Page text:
Tackling climate change is a key issue. This has become more pressing than ever with the fuel price increases and growing uncertainty caused by the Russian invasion of Ukraine.

There are many questions to address:

  • How fast will changes be made?
  • To what extent will tax be used as a stick or a carrot?
  • What impact will taxes or regulation have on business? How will these interact with each other?

This publication looks at some of the measures which governments might introduce — in particular tax related ones — and the potential impact on business.


Download PDF

Explore the business consequences of tax driving net zero ambitions

Download PDF (1.9 MB) ⤓


Key insights

Carbon Pricing

Carbon pricing (whether by a tax or an emissions trading system) is likely to be one of the key instruments used by many  governments to address climate change.

Birds flying

Tax Incentives

Governments will likely also use other instruments, including incentives, regulations and targets - and different countries may rely to very differing degrees on each of these levers.

Birds flying


The Russian invasion of Ukraine and the current energy crisis may initially slightly slow decarbonization and alter the pathway to net zero but is creating an even greater sense of urgency and, in the medium to long term, is likely to accelerate progress.

Birds flying


A significant increase in a country’s carbon price will likely drive concerns about carbon leakage and increase calls for carbon border adjustment mechanisms (CBAMs)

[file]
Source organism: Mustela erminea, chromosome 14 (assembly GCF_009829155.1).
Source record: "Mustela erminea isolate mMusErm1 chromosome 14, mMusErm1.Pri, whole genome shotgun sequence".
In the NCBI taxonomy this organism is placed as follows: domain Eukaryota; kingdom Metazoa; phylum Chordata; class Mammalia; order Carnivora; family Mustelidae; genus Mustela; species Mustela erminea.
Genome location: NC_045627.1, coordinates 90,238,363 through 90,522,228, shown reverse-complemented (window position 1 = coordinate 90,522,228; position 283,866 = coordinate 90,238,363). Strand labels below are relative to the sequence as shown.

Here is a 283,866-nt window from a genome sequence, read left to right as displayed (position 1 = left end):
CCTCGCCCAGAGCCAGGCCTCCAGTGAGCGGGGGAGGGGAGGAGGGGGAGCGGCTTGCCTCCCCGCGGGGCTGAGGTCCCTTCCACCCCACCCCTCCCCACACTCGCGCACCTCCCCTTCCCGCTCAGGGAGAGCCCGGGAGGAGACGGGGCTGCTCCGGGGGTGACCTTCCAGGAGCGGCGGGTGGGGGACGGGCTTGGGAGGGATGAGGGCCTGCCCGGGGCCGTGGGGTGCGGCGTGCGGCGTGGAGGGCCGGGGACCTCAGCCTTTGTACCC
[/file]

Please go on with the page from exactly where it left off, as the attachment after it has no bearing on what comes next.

Birds flying

Carbon Club

CBAMs raise many issues of complexity, WTO compliance and trade distortion. Hence the suggestion by some for a “carbon club,” which could take account of the differing policy options and pathways chosen by individual countries.

Advisory cropped image - 05


What leaders in the space are saying:

Carrot versus sticks; Tax versus regulation

Governments have many levers at their disposal to influence how businesses and citizens respond to climate change. Each lever brings its own implications and knock-on effects for behaviors, the economy and society more broadly. Curious to know more? Download the report today.

Putting a price on carbon

The ability of tax costs to drive behavior is one reason why carbon pricing has been used as a key way to promote businesses transition to green energy alternatives. By putting an economic cost on the carbon emissions embedded in a product or service, businesses and consumers are incentivized to shift from fossil fuels (where historically, the total cost of environmental externalities has not been borne) toward low-carbon alternatives. Curious to know more? Download the report today. 

The circular economy

The clean energy transition is critical, but some jurisdictions might also take measures to support the move to a circular economy more broadly. In these jurisdictions, businesses may have to develop, more circular business models based on repair, resale and retaining value; processes which can be knowledge-intensive, and take time, energy and innovative thinking to develop. Curious to know more? Download the report today. 


Connect with us

Mike Hayes

KPMG IMPACT Global Head of Climate
Change and Decarbonization and Global
Head of Renewables
KPMG International

Hannah Hawkins

Principal, Washington National Tax
KPMG in the US

Loek Helderman

Head of KPMG IMPACT Tax and Legal
KPMG International

Becky Knight

Manager, Global Tax Policy and
KPMG International

David Linke

Global Head of Tax & Legal Services
KPMG International

Chris Morgan

Head of Global Responsible Tax Project
KPMG International

Grant Wardell-Johnson

Head of Global Tax Policy Group
KPMG International

Tim Sarson

KPMG in the UK